- Executive Office of the Trial Court
- Housing Court
- Massachusetts Court System
Media Contact for Trial Court Chief Justice Paula M. Carey Reappoints Housing Court Chief Justice Timothy F. Sullivan
Jennifer Donahue and Erika Gully-Santiago
BOSTON, MA — Trial Court Chief Justice Paula M. Carey has announced the reappointment of Chief Justice Timothy F. Sullivan to lead the Housing Court for a second five-year term in accordance with G.L. c.211B, §5.
“I am pleased to announce the reappointment of Chief Justice Sullivan to lead the Housing Court,” said Chief Justice Carey. “Chief Justice Sullivan has earned a reputation with his colleagues for being accessible, approachable and receptive to addressing diverse concerns. His philosophy of open communication, collaboration and team building will ensure his ability to address the future challenges facing the department. He has worked hard to roll out the expansion of the Housing Court and e-Filing initiatives. He has strongly led the Court in response to the eviction moratorium. I am confident his hard work will ensure balance and fairness, as we all address this crisis and push to preserve tenancies, if possible.”
Chief Justice Sullivan said, “I am honored by Chief Justice Carey’s confidence in me and I greatly appreciate her strong support. I am very proud of my Housing Court colleagues who have done a great job with the Court’s expansion to 84 additional communities, as well as transitioning to eFiling and to virtual operations during the pandemic. We recognize the significant challenges that the pandemic has created for tenants and landlords and will work closely with communities across the state to develop workable solutions wherever possible.”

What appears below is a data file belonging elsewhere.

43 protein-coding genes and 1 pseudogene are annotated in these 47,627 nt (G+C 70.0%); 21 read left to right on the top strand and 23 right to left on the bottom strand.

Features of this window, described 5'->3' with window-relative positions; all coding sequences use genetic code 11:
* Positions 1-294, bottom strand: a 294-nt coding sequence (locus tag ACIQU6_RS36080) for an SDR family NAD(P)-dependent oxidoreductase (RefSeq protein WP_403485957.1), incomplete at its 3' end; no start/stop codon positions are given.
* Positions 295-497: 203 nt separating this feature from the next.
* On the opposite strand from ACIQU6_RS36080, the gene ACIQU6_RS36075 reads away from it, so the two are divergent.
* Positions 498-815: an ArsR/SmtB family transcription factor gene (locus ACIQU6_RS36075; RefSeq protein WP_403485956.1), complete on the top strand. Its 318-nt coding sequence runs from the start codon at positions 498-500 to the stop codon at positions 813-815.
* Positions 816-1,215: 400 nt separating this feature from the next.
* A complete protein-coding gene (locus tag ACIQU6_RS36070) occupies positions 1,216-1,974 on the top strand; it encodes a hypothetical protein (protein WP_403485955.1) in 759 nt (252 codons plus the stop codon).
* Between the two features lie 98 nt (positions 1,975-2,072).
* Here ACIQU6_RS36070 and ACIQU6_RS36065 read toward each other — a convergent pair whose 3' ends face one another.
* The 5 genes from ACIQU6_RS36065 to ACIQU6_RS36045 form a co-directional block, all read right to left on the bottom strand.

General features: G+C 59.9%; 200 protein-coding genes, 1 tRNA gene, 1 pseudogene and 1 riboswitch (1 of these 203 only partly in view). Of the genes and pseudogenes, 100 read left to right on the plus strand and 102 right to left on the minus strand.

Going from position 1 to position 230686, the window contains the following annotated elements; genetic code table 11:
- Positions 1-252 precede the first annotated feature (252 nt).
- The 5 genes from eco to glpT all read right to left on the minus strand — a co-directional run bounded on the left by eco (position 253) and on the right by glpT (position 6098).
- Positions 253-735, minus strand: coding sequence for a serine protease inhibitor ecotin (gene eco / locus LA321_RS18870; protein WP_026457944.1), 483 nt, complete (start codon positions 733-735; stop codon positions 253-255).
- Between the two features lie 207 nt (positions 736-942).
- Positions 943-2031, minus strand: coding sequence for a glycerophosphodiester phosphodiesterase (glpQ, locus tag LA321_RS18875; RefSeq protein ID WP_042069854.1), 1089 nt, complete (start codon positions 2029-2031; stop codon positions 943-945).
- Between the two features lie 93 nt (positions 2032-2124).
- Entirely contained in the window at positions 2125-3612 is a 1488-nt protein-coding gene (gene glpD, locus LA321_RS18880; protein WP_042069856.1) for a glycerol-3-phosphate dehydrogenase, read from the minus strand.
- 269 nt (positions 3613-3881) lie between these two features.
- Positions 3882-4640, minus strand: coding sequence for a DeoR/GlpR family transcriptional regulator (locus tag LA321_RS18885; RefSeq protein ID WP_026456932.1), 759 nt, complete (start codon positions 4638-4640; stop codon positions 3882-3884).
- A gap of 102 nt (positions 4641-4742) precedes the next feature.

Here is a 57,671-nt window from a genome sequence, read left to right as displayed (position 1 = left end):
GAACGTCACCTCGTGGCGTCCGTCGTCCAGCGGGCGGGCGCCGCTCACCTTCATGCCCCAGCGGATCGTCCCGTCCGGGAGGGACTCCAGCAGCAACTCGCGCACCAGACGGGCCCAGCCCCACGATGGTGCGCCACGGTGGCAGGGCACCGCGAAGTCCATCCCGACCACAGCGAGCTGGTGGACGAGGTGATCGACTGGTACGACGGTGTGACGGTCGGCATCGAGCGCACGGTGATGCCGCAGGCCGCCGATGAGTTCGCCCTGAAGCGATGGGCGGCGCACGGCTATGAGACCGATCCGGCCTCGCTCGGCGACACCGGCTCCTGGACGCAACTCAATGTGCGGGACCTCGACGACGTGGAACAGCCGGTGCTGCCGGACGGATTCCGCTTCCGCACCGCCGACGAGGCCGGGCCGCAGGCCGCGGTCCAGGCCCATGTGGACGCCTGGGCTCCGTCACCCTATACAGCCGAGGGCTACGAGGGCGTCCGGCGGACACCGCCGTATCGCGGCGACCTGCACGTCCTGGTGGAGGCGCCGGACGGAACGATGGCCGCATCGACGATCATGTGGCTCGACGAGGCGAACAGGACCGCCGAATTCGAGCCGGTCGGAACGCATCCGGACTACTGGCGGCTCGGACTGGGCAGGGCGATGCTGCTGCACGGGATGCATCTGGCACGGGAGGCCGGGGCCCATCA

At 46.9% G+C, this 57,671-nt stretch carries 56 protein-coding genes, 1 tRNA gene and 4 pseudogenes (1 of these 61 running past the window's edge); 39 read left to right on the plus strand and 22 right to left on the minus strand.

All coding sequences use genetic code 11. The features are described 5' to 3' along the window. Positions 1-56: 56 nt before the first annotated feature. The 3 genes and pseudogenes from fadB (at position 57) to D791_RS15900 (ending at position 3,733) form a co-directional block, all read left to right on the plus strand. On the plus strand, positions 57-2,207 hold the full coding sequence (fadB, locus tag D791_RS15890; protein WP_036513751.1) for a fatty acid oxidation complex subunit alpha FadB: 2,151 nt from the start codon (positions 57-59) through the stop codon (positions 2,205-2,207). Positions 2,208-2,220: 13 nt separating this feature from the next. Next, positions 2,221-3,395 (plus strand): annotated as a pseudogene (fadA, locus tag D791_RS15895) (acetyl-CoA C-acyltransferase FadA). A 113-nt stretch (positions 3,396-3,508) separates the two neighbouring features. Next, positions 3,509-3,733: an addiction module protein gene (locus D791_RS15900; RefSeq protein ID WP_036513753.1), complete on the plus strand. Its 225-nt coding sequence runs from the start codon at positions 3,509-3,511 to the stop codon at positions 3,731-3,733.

Chief Justice Sullivan and Trial Court Administrator Jonathan S. Williams have reappointed Benjamin O. Adeyinka to serve as Deputy Court Administrator for the Housing Court Department.
Chief Justice Sullivan previously served as First Justice of the Housing Court’s Northeast Division and as an Associate Justice in the Worcester Division. Prior to his appointment to the bench in 2004, he maintained a general law practice in Newburyport with a concentration on landlord-tenant matters, real estate conveyancing, estate administration and land use. He is a graduate of Merrimack College and New England Law School. He resides with his family in Topsfield.
The Housing Court Department is comprised of six divisions with 15 authorized judicial positions across the Commonwealth. The Massachusetts Trial Court includes seven court departments with 385 judges who deliver justice in 97 courthouses across the state.